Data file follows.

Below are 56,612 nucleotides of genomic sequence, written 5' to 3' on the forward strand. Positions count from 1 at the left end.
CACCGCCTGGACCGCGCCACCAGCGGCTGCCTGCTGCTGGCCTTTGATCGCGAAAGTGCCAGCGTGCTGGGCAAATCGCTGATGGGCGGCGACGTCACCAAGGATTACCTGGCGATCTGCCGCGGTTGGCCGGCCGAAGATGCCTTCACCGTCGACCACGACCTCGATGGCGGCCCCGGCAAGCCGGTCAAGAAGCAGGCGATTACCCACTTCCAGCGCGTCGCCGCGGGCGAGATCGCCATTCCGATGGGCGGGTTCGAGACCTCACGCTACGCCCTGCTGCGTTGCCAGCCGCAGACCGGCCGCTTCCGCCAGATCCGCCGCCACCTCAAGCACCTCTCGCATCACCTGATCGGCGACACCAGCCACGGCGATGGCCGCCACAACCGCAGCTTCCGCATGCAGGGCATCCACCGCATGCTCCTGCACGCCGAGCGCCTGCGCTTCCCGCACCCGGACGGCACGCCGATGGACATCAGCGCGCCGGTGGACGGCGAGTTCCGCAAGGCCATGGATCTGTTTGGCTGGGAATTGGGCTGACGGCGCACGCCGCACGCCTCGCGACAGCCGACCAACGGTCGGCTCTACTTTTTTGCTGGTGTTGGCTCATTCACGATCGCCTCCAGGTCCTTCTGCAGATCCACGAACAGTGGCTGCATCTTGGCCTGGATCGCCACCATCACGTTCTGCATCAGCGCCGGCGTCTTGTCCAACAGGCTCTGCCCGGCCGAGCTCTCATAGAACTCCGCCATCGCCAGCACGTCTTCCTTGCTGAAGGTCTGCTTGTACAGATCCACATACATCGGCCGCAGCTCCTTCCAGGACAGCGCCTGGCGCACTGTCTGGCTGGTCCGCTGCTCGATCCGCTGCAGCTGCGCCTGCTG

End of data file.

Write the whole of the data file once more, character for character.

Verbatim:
Below are 56,612 nucleotides of genomic sequence, written 5' to 3' on the forward strand. Positions count from 1 at the left end.
CACCGCCTGGACCGCGCCACCAGCGGCTGCCTGCTGCTGGCCTTTGATCGCGAAAGTGCCAGCGTGCTGGGCAAATCGCTGATGGGCGGCGACGTCACCAAGGATTACCTGGCGATCTGCCGCGGTTGGCCGGCCGAAGATGCCTTCACCGTCGACCACGACCTCGATGGCGGCCCCGGCAAGCCGGTCAAGAAGCAGGCGATTACCCACTTCCAGCGCGTCGCCGCGGGCGAGATCGCCATTCCGATGGGCGGGTTCGAGACCTCACGCTACGCCCTGCTGCGTTGCCAGCCGCAGACCGGCCGCTTCCGCCAGATCCGCCGCCACCTCAAGCACCTCTCGCATCACCTGATCGGCGACACCAGCCACGGCGATGGCCGCCACAACCGCAGCTTCCGCATGCAGGGCATCCACCGCATGCTCCTGCACGCCGAGCGCCTGCGCTTCCCGCACCCGGACGGCACGCCGATGGACATCAGCGCGCCGGTGGACGGCGAGTTCCGCAAGGCCATGGATCTGTTTGGCTGGGAATTGGGCTGACGGCGCACGCCGCACGCCTCGCGACAGCCGACCAACGGTCGGCTCTACTTTTTTGCTGGTGTTGGCTCATTCACGATCGCCTCCAGGTCCTTCTGCAGATCCACGAACAGTGGCTGCATCTTGGCCTGGATCGCCACCATCACGTTCTGCATCAGCGCCGGCGTCTTGTCCAACAGGCTCTGCCCGGCCGAGCTCTCATAGAACTCCGCCATCGCCAGCACGTCTTCCTTGCTGAAGGTCTGCTTGTACAGATCCACATACATCGGCCGCAGCTCCTTCCAGGACAGCGCCTGGCGCACTGTCTGGCTGGTCCGCTGCTCGATCCGCTGCAGCTGCGCCTGCTG